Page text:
Lost Boys? What’s Going Wrong for Asian Men (BBC iPlayer, available in UK only until about 12th September)
Last Sunday there was an hour-long programme on BBC2 purported to be about the problems facing young British Asian men in the UK. It was presented by one Mehreen Baig, a former teacher who previously took part in BBC2’s two-part documentary Muslims Like Us and has been a presenter on the BBC’s Sunday Morning Live. Despite good reviews in the secular press, a number of my Muslim friends were deeply dissatisfied with the programme: Suhaiymah Manzoor-Khan in a review on Al-Jazeera called it “a lazy reproduction of racist, culturally essentialist stereotypes approved by an ‘insider’” while Ahmed Hankir offers a perspective from an actual British Asian Muslim man. To their credit, the Daily Telegraph also published a critical review from a Muslim, Hussein Kesvani, which is paywalled but the headline summarises it: ‘Young Asian men’ are facing the same problem as other men: a crisis of masculinity. I recommend reading all these reviews.
My immediate response was similar to Kesvani’s: the first part of the programme focussed on an ethnic community which has suffered a similar fate to many white communities in the same part of the country, namely seeing the industries their men worked in (for generations, in the case of the mostly white coal mining and steel working communities, and came here to work in, in this case) destroyed since the 1980s because of a combination of globalisation and politically-motivated privatisation and industry rundown. The problems in some of those places are similar to those in the northern Asian communities — men who were brought up expecting to go into a particular job and are now at a loose end, often living in towns and villages which lack any other industry or meaningful work opportunities. Not every section of the Pakistani or even Mirpuri community in the UK has this sort of challenge, any more than all white men, so it is an unrepresentative group to base a documentary about “Asian men” on. Boys falling behind girls in academic achievement is a found in some of these other parts of society as well where boys were traditionally brought up expecting to go straight into manual work.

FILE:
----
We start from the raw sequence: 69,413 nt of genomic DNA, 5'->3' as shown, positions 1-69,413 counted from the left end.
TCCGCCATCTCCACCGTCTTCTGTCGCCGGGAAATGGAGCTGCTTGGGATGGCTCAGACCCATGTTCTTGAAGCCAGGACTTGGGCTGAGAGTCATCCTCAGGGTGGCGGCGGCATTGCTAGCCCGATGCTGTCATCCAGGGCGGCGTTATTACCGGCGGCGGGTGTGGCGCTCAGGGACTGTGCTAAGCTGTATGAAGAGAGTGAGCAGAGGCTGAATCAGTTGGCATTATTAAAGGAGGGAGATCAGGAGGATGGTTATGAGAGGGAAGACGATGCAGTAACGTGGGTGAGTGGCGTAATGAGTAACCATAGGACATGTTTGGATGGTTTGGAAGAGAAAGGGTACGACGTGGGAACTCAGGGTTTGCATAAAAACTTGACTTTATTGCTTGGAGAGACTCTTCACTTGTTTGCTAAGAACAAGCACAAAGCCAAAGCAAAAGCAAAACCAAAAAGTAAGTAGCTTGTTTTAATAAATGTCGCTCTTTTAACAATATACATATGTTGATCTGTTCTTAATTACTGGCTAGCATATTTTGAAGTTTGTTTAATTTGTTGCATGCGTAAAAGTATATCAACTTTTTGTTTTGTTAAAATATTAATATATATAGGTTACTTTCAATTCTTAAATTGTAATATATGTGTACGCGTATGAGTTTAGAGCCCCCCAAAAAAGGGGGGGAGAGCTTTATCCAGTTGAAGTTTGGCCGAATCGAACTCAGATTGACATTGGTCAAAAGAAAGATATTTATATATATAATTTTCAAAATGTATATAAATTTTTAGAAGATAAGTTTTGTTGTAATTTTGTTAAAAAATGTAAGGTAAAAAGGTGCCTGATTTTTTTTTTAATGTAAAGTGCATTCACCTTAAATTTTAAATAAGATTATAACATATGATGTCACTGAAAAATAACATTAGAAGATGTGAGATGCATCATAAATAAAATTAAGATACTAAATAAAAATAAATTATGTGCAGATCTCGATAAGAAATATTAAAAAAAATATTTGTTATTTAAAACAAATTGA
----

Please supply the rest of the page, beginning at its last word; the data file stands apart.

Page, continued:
Baig compares two very particular sub-sections of the British Asian community, the other being Ugandan Asians which she generalises as being of Gujarati origin, when in fact there is an actual Gujarati community in the UK which is made up of both Muslims and Hindus. East African Asians (who are not all Ugandan) are a mixture of Muslims, Hindus, Zoroastrians and offshoot sects from Islam such as Isma’ilis (the Damjis, the family Yasmin Alibhai-Brown comes from, are Isma’ilis). She presents the Ugandans as being somewhat less reverent than the Bradford Mirpuris, showing them drinking beer and a male comic dressing as a woman to make fun of Asian women. The implication is clearly that Ugandans are better integrated because they are less religious than Mirpuri Muslims, but there are other factors. Many of them were merchants in Africa who maintained contacts with each other when they moved here; Mirpuris were farmers who moved to the UK to work in textile mills, and this lack of entrepreneurial background and acumen may explain why so many are attracted to the multi-level marketing (MLM) ‘businesses’ Baig shows them involved in and does not make any attempt to investigate — they are, in fact, a scam with much in common with Ponzi or pyramid schemes, as they rely on attracting new participants rather than selling products or services, and any such scheme will collapse when there is nobody new to attract. There must, in other words, be many more losers than winners.
Suhaiymah Manzoor-Khan calls Mehreen Baig a native informant; her stance puts her firmly in the “Muslimander” tendency I mentioned in a post about the Boris Johnson affair — the type that ‘justifies’ the nonsense they talk about Muslims or Islam by saying “I’m a Muslim, and …”. She is relying on outsiders taking her word because she is “one of” the people she is peddling broad-brush stereotypes of. Her Twitter feed in the days after the programme aired illustrates this: it was full of retweets of positive reviews and well-wishing from various media friends and thank-yous from her. She was not interested in engaging with Muslim critics of her work, and in fact she blocked some of them including Suhaiymah. This was not a very representative picture of British Asians or the problems they face, and it did not even begin to consider racism or media and public hostility focussed on terrorism, which has been a given in discussion of “the Asian problem” since at least the 2001 riots: the problem is always Asian failure to integrate, brides from the village back home, sons treated like princes and girls like domestic skivvies, Asian-majority schools; it’s never racism, the fact that discrimination in the job market is rife, that some of the schools are just no good, not that they’re majority Asian.
The programme also had an irritatingly Dooleyesque quality: too much of it was focussed on Baig’s own reactions to what she saw, many of them banal — she once noted, for example, that the young people she met were fond of looking at the view, which showed only Bradford; it is actually quite a striking view and the city is set in a lot of the kind of natural beauty that people travel from all over the country to Yorkshire to see. A good documentary maker lets the subject matter do the talking rather than stamping their face and opinions all over it. I don’t think Asian Bradford boys are any more lost than any other group of boys from low-income backgrounds in England, and particularly the north of England, but they are certainly more stigmatised and this programme did not even begin to explore that.
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